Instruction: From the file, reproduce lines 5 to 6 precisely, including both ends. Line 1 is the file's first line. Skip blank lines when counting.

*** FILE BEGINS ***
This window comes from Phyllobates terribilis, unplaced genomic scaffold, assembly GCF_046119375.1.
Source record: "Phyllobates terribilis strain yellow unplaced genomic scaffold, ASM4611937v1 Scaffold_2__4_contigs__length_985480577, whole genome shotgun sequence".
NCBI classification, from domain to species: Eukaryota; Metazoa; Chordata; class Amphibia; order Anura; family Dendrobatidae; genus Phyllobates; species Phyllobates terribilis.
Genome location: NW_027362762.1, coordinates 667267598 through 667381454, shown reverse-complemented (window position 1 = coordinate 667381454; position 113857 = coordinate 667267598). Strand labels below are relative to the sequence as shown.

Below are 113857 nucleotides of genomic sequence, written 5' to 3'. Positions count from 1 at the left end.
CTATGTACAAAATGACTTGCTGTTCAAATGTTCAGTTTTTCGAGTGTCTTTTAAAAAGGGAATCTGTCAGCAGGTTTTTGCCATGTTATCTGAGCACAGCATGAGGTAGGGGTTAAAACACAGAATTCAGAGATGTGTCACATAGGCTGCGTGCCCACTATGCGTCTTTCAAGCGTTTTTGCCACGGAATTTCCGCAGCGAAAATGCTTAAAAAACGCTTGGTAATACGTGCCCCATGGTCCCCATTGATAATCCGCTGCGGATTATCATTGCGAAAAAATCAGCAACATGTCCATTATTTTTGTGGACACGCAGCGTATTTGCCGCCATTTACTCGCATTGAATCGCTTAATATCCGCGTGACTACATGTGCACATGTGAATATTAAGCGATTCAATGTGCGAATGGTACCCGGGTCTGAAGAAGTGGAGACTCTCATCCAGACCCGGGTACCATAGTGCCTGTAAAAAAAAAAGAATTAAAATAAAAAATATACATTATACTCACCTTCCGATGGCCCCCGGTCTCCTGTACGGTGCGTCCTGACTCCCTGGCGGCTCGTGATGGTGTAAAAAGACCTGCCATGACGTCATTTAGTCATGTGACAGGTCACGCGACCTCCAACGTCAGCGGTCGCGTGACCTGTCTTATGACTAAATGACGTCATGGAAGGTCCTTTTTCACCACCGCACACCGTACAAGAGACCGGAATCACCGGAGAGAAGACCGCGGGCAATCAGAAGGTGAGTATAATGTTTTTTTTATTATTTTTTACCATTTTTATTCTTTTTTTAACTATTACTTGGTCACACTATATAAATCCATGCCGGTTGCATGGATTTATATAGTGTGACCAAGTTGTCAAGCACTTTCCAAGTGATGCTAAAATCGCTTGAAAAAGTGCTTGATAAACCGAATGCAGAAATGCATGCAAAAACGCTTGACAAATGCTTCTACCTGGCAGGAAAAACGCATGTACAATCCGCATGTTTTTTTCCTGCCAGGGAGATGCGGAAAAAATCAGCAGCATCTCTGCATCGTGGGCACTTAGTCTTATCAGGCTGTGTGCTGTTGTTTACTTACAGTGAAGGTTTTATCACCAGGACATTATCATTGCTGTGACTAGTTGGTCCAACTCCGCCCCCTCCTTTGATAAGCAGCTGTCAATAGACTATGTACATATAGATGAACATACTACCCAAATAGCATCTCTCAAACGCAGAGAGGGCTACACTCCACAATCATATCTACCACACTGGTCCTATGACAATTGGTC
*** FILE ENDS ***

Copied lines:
Below are 113857 nucleotides of genomic sequence, written 5' to 3'. Positions count from 1 at the left end.
CTATGTACAAAATGACTTGCTGTTCAAATGTTCAGTTTTTCGAGTGTCTTTTAAAAAGGGAATCTGTCAGCAGGTTTTTGCCATGTTATCTGAGCACAGCATGAGGTAGGGGTTAAAACACAGAATTCAGAGATGTGTCACATAGGCTGCGTGCCCACTATGCGTCTTTCAAGCGTTTTTGCCACGGAATTTCCGCAGCGAAAATGCTTAAAAAACGCTTGGTAATACGTGCCCCATGGTCCCCATTGATAATCCGCTGCGGATTATCATTGCGAAAAAATCAGCAACATGTCCATTATTTTTGTGGACACGCAGCGTATTTGCCGCCATTTACTCGCATTGAATCGCTTAATATCCGCGTGACTACATGTGCACATGTGAATATTAAGCGATTCAATGTGCGAATGGTACCCGGGTCTGAAGAAGTGGAGACTCTCATCCAGACCCGGGTACCATAGTGCCTGTAAAAAAAAAAGAATTAAAATAAAAAATATACATTATACTCACCTTCCGATGGCCCCCGGTCTCCTGTACGGTGCGTCCTGACTCCCTGGCGGCTCGTGATGGTGTAAAAAGACCTGCCATGACGTCATTTAGTCATGTGACAGGTCACGCGACCTCCAACGTCAGCGGTCGCGTGACCTGTCTTATGACTAAATGACGTCATGGAAGGTCCTTTTTCACCACCGCACACCGTACAAGAGACCGGAATCACCGGAGAGAAGACCGCGGGCAATCAGAAGGTGAGTATAATGTTTTTTTTATTATTTTTTACCATTTTTATTCTTTTTTTAACTATTACTTGGTCACACTATATAAATCCATGCCGGTTGCATGGATTTATATAGTGTGACCAAGTTGTCAAGCACTTTCCAAGTGATGCTAAAATCGCTTGAAAAAGTGCTTGATAAACCGAATGCAGAAATGCATGCAAAAACGCTTGACAAATGCTTCTACCTGGCAGGAAAAACGCATGTACAATCCGCATGTTTTTTTCCTGCCAGGGAGATGCGGAAAAAATCAGCAGCATCTCTGCATCGTGGGCACTTAGTCTTATCAGGCTGTGTGCTGTTGTTTACTTACAGTGAAGGTTTTATCACCAGGACATTATCATTGCTGTGACTAGTTGGTCCAACTCCGCCCCCTCCTTTGATAAGCAGCTGTCAATAGACTATGTACATATAGATGAACATACTACCCAAATAGCATCTCTCAAACGCAGAGAGGGCTACACTCCACAATCATATCTACCACACTGGTCCTATGACAATTGGTC